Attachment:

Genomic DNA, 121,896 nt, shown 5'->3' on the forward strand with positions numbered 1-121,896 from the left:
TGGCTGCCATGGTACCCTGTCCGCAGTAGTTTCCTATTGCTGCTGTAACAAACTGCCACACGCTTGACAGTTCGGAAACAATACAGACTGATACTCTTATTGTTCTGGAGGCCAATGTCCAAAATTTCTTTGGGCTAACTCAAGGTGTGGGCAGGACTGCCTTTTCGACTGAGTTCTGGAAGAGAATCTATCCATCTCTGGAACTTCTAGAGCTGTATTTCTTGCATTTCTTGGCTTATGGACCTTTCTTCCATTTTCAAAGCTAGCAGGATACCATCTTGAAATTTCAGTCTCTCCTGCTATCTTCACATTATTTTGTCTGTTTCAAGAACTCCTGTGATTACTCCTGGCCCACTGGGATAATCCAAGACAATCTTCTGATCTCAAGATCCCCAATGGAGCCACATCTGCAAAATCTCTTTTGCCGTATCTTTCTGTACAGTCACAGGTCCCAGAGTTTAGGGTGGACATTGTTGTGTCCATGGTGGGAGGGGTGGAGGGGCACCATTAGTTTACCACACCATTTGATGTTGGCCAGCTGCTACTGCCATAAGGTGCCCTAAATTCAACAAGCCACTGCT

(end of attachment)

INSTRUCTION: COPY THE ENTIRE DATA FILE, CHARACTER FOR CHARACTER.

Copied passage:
Genomic DNA, 121,896 nt, shown 5'->3' on the forward strand with positions numbered 1-121,896 from the left:
TGGCTGCCATGGTACCCTGTCCGCAGTAGTTTCCTATTGCTGCTGTAACAAACTGCCACACGCTTGACAGTTCGGAAACAATACAGACTGATACTCTTATTGTTCTGGAGGCCAATGTCCAAAATTTCTTTGGGCTAACTCAAGGTGTGGGCAGGACTGCCTTTTCGACTGAGTTCTGGAAGAGAATCTATCCATCTCTGGAACTTCTAGAGCTGTATTTCTTGCATTTCTTGGCTTATGGACCTTTCTTCCATTTTCAAAGCTAGCAGGATACCATCTTGAAATTTCAGTCTCTCCTGCTATCTTCACATTATTTTGTCTGTTTCAAGAACTCCTGTGATTACTCCTGGCCCACTGGGATAATCCAAGACAATCTTCTGATCTCAAGATCCCCAATGGAGCCACATCTGCAAAATCTCTTTTGCCGTATCTTTCTGTACAGTCACAGGTCCCAGAGTTTAGGGTGGACATTGTTGTGTCCATGGTGGGAGGGGTGGAGGGGCACCATTAGTTTACCACACCATTTGATGTTGGCCAGCTGCTACTGCCATAAGGTGCCCTAAATTCAACAAGCCACTGCT